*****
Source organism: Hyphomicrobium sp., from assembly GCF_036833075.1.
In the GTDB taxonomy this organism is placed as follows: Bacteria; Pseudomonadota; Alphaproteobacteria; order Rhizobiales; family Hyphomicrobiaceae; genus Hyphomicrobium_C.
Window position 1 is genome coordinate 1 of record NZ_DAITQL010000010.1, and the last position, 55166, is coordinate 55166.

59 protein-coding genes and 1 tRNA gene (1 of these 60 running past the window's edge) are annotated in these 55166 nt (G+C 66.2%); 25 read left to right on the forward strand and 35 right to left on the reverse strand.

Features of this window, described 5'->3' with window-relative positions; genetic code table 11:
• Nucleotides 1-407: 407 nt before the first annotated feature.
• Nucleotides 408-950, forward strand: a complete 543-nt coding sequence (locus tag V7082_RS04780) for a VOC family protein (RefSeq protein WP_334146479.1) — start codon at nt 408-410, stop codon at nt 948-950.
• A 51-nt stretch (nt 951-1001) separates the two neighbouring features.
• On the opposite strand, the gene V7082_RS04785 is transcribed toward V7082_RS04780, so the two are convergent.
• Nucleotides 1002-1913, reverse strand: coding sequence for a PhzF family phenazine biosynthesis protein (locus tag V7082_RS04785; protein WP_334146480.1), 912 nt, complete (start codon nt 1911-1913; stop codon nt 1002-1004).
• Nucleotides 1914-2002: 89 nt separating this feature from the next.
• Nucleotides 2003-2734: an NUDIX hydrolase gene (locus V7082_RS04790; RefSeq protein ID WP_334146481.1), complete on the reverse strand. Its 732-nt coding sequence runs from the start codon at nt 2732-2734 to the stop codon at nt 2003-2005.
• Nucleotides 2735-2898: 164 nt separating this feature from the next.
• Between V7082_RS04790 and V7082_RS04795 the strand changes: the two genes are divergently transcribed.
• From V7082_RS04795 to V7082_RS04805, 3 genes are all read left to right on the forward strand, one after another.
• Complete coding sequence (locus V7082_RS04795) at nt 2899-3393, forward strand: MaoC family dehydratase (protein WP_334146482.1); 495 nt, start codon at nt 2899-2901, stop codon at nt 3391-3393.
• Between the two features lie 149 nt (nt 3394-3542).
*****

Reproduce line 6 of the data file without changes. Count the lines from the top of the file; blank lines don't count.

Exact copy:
• Nucleotides 1-407: 407 nt before the first annotated feature.